Columnist: Ruling in Hobby Lobby bathroom case could open door for ‘bevy’ of discrimination suits

Last month, an Illinois state appeals court ruled that a bathroom policy instituted by craft retailer Hobby Lobby violated state statutes on anti-discrimination.

Now, Washington Examiner columnist Nicole Russell is warning that the court’s decision and future rulings on the case could upend precedent and change Americans’ understanding of “gender, sex, and anti-discrimination laws” for decades to come.

Writing in an op-ed last week, Russell explained that the case came about when a years-long employee of the chain “transitioned from male to female and lobbied to use Hobby Lobby’s restroom to no avail.”

“Simply no basis”

In its unanimous ruling last month, the Second District Appellate Court in Illinois determined that “Sommerville’s sex is unquestionably female, just like the women who are permitted to use the women’s bathroom,” according to court documents shared by Reason magazine.

The court pointed to Illinois’ discrimination statute, a piece of legislation that “defines ‘sex’ as ‘the status of being male or female.'”

The judges argued that “this definition is broad: it does not draw distinctions based on genitalia, the sex marker used on a birth certificate, or genetic information.”

They also took issue with Hobby Lobby’s contention that “an individual’s ‘sex’ — the status of being male or female — is an immutable condition.”

According to the court, “the plain language of the Act does not support this conception. There is simply no basis in the Act for treating the ‘status’ of being male or female as eternally fixed.”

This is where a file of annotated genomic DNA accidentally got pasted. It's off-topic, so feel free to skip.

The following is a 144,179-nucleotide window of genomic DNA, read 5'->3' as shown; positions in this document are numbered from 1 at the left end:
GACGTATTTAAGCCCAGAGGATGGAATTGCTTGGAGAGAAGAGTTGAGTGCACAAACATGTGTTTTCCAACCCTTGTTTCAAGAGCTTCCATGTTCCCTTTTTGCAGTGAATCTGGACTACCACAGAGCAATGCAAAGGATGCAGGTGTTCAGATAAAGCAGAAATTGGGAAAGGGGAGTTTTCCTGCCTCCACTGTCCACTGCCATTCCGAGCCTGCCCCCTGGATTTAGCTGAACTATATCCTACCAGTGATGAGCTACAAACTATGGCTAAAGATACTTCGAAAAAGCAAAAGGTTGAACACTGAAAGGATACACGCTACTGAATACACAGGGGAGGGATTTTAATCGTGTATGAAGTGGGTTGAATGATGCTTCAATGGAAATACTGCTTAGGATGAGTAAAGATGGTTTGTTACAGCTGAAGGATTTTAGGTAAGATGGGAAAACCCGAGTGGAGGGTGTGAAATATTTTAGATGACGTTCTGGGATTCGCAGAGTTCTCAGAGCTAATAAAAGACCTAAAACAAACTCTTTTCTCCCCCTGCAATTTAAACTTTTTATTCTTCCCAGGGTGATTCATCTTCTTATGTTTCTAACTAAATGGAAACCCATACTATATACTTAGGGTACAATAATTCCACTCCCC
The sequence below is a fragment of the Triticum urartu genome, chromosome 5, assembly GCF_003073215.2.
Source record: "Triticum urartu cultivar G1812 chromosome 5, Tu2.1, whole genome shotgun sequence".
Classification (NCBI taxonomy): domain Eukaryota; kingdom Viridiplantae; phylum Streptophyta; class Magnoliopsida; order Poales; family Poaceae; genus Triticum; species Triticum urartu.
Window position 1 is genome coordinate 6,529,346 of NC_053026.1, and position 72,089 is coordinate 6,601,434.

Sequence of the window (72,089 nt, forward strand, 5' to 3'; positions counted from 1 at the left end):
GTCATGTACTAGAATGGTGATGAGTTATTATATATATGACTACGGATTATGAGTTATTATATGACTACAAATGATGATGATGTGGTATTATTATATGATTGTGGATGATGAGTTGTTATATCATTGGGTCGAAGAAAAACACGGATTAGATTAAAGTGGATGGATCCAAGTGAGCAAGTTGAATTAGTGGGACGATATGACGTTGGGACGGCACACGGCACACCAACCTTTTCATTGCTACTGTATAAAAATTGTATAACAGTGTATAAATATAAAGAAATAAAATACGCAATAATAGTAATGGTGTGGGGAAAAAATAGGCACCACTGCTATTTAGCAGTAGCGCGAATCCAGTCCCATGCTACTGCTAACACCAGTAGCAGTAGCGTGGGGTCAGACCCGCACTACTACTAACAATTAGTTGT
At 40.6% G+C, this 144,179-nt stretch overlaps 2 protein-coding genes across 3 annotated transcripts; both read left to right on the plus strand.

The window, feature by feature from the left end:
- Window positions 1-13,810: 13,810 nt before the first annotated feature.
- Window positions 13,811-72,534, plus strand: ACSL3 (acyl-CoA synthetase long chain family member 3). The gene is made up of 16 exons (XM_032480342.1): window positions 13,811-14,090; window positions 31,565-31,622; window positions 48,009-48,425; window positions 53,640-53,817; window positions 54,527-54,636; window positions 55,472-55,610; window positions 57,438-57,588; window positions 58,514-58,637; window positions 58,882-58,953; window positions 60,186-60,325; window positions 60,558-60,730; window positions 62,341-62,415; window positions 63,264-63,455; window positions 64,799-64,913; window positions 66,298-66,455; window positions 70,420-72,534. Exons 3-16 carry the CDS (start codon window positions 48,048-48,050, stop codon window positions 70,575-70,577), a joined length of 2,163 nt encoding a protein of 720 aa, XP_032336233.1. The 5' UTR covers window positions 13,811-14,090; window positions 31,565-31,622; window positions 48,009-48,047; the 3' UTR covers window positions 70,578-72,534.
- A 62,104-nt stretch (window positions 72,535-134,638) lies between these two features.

“Distinct and distinguishable”

Yet, as Russell pointed out in her piece for the Examiner, “That’s because [the act] was originally passed in 1979, when the terms male and female were distinct and distinguishable.”

The Examiner columnist also argued that the ruling “has incredible implications.”

“By embracing a deceptively simple view of language that feigns ignorance about what the differences between ‘gender identity’ and ‘sex’ really are,” Russell wrote, “this logic eliminates the ability for any person, organization, workplace, or university to have sex-specific sports programs, clubs, or bathroom facilities without fear of a lawsuit crying discrimination.”

Russell lamented that the court’s “ruling will open up society to a bevy of lawsuits and a world in which male and female differences are banished altogether.”

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